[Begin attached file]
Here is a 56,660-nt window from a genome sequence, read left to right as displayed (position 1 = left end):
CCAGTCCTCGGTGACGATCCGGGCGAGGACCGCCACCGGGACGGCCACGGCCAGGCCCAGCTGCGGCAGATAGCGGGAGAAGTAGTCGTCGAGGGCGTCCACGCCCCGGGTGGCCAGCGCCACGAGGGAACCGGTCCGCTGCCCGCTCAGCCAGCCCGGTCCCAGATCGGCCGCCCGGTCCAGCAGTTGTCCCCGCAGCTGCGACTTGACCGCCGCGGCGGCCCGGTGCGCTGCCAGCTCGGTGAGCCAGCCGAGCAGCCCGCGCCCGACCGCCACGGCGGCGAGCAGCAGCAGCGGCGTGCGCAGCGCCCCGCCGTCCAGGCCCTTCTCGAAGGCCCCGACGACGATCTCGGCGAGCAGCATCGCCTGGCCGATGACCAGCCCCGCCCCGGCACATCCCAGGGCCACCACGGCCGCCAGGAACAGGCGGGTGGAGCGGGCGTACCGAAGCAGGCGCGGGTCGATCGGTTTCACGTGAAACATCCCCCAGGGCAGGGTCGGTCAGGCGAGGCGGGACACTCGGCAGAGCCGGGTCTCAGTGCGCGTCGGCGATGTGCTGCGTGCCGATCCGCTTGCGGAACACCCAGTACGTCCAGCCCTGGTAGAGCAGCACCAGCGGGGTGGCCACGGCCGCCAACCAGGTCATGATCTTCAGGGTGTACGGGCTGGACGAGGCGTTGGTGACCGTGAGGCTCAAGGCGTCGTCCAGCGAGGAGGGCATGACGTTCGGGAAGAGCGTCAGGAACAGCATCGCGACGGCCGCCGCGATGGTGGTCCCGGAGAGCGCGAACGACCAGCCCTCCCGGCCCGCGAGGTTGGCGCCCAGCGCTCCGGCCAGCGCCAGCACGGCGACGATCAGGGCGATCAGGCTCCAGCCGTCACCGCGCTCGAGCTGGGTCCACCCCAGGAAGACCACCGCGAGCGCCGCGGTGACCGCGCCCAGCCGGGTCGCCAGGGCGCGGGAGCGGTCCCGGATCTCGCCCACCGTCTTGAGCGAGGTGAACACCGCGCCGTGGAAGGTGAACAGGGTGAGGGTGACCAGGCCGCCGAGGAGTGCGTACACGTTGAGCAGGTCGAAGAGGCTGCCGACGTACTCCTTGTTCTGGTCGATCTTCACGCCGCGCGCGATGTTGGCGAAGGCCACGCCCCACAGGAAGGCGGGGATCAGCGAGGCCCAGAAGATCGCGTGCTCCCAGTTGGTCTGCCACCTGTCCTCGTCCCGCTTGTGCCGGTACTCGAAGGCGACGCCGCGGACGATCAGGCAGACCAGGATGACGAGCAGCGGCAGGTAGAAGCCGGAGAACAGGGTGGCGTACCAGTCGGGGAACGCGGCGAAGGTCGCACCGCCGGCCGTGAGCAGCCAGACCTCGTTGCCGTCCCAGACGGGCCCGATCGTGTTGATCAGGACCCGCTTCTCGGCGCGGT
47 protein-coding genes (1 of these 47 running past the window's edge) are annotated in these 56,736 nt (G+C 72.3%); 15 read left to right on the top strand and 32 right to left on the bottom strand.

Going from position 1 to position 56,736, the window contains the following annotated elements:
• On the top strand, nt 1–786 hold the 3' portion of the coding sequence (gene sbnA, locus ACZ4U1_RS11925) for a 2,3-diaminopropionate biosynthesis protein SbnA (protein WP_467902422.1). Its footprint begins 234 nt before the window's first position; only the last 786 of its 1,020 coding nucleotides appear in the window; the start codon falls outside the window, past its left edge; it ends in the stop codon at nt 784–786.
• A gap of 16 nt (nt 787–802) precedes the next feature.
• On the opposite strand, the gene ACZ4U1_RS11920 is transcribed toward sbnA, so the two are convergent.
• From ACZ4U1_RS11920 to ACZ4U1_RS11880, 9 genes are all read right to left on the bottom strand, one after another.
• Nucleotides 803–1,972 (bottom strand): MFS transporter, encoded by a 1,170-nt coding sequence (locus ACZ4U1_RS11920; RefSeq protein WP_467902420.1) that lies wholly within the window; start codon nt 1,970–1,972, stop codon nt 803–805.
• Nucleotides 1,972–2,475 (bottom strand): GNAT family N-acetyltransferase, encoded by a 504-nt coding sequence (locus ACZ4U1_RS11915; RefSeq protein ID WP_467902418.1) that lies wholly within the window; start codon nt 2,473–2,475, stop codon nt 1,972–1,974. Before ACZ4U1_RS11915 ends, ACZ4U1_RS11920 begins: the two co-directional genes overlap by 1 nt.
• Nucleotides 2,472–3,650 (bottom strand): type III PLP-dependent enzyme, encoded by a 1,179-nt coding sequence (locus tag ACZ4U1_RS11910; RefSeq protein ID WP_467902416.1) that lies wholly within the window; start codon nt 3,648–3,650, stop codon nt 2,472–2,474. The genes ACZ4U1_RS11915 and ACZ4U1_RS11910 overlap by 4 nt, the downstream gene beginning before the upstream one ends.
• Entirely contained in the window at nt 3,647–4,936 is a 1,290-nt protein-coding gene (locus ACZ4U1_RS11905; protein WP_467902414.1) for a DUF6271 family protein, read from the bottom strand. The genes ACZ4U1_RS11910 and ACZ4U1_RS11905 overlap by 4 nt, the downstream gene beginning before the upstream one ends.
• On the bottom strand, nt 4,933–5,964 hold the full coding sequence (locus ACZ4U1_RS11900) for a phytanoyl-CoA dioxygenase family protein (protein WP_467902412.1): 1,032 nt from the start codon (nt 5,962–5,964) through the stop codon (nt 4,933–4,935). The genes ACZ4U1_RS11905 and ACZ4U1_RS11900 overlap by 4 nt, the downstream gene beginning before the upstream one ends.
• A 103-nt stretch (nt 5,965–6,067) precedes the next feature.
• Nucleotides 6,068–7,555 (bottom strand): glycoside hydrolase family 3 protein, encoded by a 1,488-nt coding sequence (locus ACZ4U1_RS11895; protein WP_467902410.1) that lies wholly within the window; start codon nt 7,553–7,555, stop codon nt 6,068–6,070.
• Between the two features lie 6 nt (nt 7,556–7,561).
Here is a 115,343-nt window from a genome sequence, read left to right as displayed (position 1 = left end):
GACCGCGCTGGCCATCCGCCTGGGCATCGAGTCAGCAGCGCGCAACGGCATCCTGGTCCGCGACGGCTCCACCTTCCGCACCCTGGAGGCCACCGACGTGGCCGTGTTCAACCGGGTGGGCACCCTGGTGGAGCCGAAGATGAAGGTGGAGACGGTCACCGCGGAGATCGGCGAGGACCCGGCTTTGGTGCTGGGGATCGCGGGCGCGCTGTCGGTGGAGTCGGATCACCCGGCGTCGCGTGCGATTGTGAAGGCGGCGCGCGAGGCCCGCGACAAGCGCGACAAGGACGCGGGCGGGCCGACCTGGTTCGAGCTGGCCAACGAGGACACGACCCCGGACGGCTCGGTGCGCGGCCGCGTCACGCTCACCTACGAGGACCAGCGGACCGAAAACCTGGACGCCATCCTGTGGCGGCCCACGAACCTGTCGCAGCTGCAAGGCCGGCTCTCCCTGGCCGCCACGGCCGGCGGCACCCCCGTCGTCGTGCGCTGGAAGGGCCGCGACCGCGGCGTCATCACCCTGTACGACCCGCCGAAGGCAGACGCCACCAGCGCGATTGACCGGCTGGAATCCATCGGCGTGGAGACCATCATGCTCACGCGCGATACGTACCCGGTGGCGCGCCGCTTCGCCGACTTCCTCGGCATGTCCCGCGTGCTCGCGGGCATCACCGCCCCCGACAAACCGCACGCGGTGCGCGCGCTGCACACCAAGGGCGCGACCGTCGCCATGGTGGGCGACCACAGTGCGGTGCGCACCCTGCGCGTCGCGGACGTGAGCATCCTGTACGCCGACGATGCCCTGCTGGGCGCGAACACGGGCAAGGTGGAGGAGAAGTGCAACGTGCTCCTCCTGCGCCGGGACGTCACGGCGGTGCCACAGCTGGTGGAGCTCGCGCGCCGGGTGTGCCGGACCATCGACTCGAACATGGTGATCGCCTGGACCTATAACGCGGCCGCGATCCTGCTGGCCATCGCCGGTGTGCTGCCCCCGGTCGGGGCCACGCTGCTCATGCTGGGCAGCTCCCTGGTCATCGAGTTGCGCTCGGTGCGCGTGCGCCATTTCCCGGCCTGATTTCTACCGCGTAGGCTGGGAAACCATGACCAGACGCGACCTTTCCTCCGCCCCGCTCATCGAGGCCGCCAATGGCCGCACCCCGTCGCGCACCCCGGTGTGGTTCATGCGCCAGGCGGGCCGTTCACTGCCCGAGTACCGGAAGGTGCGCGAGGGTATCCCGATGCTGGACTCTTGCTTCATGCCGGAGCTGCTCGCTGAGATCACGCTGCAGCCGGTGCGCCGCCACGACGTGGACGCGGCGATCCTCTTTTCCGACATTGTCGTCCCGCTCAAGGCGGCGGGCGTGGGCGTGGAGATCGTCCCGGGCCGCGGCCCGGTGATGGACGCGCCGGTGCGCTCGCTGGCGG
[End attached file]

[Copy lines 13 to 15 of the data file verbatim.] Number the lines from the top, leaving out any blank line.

• On the bottom strand, nt 4,933–5,964 hold the full coding sequence (locus ACZ4U1_RS11900) for a phytanoyl-CoA dioxygenase family protein (protein WP_467902412.1): 1,032 nt from the start codon (nt 5,962–5,964) through the stop codon (nt 4,933–4,935). The genes ACZ4U1_RS11905 and ACZ4U1_RS11900 overlap by 4 nt, the downstream gene beginning before the upstream one ends.
• A 103-nt stretch (nt 5,965–6,067) precedes the next feature.
• Nucleotides 6,068–7,555 (bottom strand): glycoside hydrolase family 3 protein, encoded by a 1,488-nt coding sequence (locus ACZ4U1_RS11895; protein WP_467902410.1) that lies wholly within the window; start codon nt 7,553–7,555, stop codon nt 6,068–6,070.